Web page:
For the afternoon Claudio and the family at the hostel have invited us to go fishing with them which is something they do every
Saturday. We stop on the way to collect firewood for the bbq we will make later to cook the fish on. Full of enthusiasm we grab our cane homemade fishing rods find a suitable location on the rocks and wait. I can feel lots of fish trying to bite but they just keep stealing the bait and I retreat empty handed. I see Em excitedly shouting that she has something and by the way the rod is bending it looks like a big one and another woman tries to help by tugging on the rod causing it to break in half. It is very funny especially when admits that she thinks it was just hooked on a rock. Luckily the family have ‘some I prepared earlier’ fish as no one catches anything. So after all the fishing excited I sit down and learn how to gut fish with just my bare hands and no knives the result is very fishy fingers but apparently I have a natural talent, (Em decides to just watch) We place the gutted fish on the stone oven that the family have created and after about 10/15 mins the fish are ready and we eat with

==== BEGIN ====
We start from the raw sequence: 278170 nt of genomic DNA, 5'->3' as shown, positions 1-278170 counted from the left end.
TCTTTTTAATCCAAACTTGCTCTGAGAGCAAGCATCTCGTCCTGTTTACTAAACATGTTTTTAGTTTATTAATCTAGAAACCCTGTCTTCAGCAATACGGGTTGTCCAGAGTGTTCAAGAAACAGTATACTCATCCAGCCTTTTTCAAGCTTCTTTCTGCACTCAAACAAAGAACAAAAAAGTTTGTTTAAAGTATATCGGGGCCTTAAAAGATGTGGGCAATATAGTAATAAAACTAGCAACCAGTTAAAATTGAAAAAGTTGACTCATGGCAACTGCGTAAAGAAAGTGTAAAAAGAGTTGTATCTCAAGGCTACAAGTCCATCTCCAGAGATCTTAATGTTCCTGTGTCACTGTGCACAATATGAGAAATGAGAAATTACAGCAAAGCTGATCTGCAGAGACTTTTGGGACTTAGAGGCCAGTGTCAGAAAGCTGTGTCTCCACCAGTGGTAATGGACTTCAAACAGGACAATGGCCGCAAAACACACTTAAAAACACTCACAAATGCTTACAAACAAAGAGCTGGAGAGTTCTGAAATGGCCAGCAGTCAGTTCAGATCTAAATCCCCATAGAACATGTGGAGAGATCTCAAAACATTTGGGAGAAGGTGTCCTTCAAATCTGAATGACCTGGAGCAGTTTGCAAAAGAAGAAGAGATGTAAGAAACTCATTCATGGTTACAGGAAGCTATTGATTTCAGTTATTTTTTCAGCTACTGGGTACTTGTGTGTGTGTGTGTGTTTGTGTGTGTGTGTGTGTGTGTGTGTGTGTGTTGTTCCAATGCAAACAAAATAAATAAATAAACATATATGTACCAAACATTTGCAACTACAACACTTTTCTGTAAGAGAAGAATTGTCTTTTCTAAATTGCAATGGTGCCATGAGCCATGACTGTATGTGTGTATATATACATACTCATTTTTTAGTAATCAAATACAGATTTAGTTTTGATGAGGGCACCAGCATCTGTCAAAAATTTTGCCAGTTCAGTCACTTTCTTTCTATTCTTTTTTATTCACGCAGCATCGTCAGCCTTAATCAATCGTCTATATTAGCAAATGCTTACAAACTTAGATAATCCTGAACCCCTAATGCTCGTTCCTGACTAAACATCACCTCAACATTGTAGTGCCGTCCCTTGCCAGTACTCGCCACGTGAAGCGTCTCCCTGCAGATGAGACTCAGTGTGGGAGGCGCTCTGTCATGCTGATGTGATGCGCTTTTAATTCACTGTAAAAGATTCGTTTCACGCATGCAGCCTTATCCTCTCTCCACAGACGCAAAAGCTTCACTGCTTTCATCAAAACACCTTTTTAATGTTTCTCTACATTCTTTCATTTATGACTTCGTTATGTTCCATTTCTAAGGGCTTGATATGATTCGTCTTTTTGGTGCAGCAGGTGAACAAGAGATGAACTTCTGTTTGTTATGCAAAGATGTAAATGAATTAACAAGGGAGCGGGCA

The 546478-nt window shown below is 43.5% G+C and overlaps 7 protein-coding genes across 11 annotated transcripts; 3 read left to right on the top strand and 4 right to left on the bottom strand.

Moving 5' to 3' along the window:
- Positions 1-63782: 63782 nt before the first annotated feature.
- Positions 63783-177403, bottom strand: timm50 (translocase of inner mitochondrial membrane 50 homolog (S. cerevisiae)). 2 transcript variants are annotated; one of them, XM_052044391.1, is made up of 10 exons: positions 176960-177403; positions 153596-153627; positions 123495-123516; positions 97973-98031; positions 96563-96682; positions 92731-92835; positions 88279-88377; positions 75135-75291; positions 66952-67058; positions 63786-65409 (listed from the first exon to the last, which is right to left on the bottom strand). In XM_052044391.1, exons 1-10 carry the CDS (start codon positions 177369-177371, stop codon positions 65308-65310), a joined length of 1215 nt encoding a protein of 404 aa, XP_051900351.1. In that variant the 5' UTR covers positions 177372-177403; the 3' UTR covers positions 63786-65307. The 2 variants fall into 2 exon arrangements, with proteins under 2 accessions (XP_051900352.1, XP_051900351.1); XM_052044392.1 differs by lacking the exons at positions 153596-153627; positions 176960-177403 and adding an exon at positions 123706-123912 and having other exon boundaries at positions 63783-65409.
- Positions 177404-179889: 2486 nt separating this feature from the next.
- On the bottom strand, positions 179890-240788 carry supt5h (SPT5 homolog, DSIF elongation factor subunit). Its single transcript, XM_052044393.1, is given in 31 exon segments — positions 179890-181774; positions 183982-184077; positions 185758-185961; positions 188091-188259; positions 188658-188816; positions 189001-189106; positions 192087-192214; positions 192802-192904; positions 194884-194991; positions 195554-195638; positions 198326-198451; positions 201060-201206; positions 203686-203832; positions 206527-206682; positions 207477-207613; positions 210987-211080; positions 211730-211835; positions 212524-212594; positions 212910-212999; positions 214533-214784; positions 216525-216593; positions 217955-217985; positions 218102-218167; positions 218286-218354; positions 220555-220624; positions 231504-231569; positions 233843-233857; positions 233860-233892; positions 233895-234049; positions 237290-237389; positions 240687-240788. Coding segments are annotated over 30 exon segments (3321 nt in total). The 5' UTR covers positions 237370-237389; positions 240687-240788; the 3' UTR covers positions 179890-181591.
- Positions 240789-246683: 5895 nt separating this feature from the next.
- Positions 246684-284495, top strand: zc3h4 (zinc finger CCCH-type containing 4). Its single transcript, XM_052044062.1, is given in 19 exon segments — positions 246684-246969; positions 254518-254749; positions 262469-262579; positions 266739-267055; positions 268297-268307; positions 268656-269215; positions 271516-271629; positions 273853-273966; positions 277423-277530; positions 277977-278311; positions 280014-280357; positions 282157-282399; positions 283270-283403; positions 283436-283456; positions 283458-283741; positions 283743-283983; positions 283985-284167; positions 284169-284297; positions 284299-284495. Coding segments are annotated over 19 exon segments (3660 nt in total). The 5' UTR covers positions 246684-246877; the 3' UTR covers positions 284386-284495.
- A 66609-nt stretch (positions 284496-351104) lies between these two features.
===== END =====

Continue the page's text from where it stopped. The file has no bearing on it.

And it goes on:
our fingers off rock plates Flintstone style.
As we delicately eat the fish which is excellent Claudio asks us to save the fish heads for the Mother of the family. When we reply of course, it’s for the fish soup? He informs us no... She just likes to eat them, apparently they are the best part. We carry on chatting away till after sunset then head back to the town for cake and coffee.
There are more photos below